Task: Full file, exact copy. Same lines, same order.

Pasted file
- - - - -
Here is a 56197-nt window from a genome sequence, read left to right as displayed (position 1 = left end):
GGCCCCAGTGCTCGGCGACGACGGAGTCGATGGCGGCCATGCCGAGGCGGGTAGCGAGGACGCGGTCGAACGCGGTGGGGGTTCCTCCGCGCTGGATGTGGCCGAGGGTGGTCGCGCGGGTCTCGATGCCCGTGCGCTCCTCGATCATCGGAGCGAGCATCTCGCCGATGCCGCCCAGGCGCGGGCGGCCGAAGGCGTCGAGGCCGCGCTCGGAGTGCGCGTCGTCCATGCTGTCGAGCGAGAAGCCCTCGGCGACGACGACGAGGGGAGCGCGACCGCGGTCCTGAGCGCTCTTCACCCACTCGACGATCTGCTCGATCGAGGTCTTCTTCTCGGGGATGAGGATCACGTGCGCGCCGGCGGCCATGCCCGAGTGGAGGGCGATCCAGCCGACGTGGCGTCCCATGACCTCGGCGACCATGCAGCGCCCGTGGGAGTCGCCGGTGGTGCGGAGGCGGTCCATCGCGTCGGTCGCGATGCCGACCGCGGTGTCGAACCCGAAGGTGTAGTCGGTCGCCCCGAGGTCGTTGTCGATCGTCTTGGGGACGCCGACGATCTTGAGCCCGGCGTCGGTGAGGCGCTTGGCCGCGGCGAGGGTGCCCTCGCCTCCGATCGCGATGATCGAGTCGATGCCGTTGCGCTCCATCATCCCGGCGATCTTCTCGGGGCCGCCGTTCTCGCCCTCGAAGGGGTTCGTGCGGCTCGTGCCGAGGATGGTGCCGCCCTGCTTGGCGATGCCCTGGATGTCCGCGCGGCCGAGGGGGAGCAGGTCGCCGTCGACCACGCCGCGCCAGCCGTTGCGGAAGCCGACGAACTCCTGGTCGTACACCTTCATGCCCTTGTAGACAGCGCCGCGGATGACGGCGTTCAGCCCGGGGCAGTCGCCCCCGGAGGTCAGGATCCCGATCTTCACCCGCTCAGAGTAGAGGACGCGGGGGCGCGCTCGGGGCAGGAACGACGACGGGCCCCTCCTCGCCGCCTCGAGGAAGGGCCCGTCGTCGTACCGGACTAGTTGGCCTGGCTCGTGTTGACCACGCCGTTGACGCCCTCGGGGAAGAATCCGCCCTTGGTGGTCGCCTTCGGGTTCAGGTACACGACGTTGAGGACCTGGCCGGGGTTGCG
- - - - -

Here is a 56197-nt window from a genome sequence, read left to right as displayed (position 1 = left end):
GGCCCCAGTGCTCGGCGACGACGGAGTCGATGGCGGCCATGCCGAGGCGGGTAGCGAGGACGCGGTCGAACGCGGTGGGGGTTCCTCCGCGCTGGATGTGGCCGAGGGTGGTCGCGCGGGTCTCGATGCCCGTGCGCTCCTCGATCATCGGAGCGAGCATCTCGCCGATGCCGCCCAGGCGCGGGCGGCCGAAGGCGTCGAGGCCGCGCTCGGAGTGCGCGTCGTCCATGCTGTCGAGCGAGAAGCCCTCGGCGACGACGACGAGGGGAGCGCGACCGCGGTCCTGAGCGCTCTTCACCCACTCGACGATCTGCTCGATCGAGGTCTTCTTCTCGGGGATGAGGATCACGTGCGCGCCGGCGGCCATGCCCGAGTGGAGGGCGATCCAGCCGACGTGGCGTCCCATGACCTCGGCGACCATGCAGCGCCCGTGGGAGTCGCCGGTGGTGCGGAGGCGGTCCATCGCGTCGGTCGCGATGCCGACCGCGGTGTCGAACCCGAAGGTGTAGTCGGTCGCCCCGAGGTCGTTGTCGATCGTCTTGGGGACGCCGACGATCTTGAGCCCGGCGTCGGTGAGGCGCTTGGCCGCGGCGAGGGTGCCCTCGCCTCCGATCGCGATGATCGAGTCGATGCCGTTGCGCTCCATCATCCCGGCGATCTTCTCGGGGCCGCCGTTCTCGCCCTCGAAGGGGTTCGTGCGGCTCGTGCCGAGGATGGTGCCGCCCTGCTTGGCGATGCCCTGGATGTCCGCGCGGCCGAGGGGGAGCAGGTCGCCGTCGACCACGCCGCGCCAGCCGTTGCGGAAGCCGACGAACTCCTGGTCGTACACCTTCATGCCCTTGTAGACAGCGCCGCGGATGACGGCGTTCAGCCCGGGGCAGTCGCCCCCGGAGGTCAGGATCCCGATCTTCACCCGCTCAGAGTAGAGGACGCGGGGGCGCGCTCGGGGCAGGAACGACGACGGGCCCCTCCTCGCCGCCTCGAGGAAGGGCCCGTCGTCGTACCGGACTAGTTGGCCTGGCTCGTGTTGACCACGCCGTTGACGCCCTCGGGGAAGAATCCGCCCTTGGTGGTCGCCTTCGGGTTCAGGTACACGACGTTGAGGACCTGGCCGGGGTTGCG